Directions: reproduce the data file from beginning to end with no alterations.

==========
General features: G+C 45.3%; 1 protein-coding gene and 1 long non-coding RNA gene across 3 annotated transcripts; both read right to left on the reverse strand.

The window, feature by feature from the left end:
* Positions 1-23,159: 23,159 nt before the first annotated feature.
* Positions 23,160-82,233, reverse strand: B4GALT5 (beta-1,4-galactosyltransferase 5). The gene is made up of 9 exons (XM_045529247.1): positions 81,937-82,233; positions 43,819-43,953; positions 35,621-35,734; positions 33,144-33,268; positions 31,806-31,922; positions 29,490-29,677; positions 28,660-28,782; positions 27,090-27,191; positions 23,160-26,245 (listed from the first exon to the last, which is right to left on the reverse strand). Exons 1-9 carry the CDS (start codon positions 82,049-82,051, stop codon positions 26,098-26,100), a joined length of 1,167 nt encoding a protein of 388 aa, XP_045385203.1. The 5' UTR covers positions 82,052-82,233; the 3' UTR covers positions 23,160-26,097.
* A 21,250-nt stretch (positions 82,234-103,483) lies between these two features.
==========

General features: G+C 45.3%; 1 protein-coding gene and 1 long non-coding RNA gene across 3 annotated transcripts; both read right to left on the reverse strand.

The window, feature by feature from the left end:
* Positions 1-23,159: 23,159 nt before the first annotated feature.
* Positions 23,160-82,233, reverse strand: B4GALT5 (beta-1,4-galactosyltransferase 5). The gene is made up of 9 exons (XM_045529247.1): positions 81,937-82,233; positions 43,819-43,953; positions 35,621-35,734; positions 33,144-33,268; positions 31,806-31,922; positions 29,490-29,677; positions 28,660-28,782; positions 27,090-27,191; positions 23,160-26,245 (listed from the first exon to the last, which is right to left on the reverse strand). Exons 1-9 carry the CDS (start codon positions 82,049-82,051, stop codon positions 26,098-26,100), a joined length of 1,167 nt encoding a protein of 388 aa, XP_045385203.1. The 5' UTR covers positions 82,052-82,233; the 3' UTR covers positions 23,160-26,097.
* A 21,250-nt stretch (positions 82,234-103,483) lies between these two features.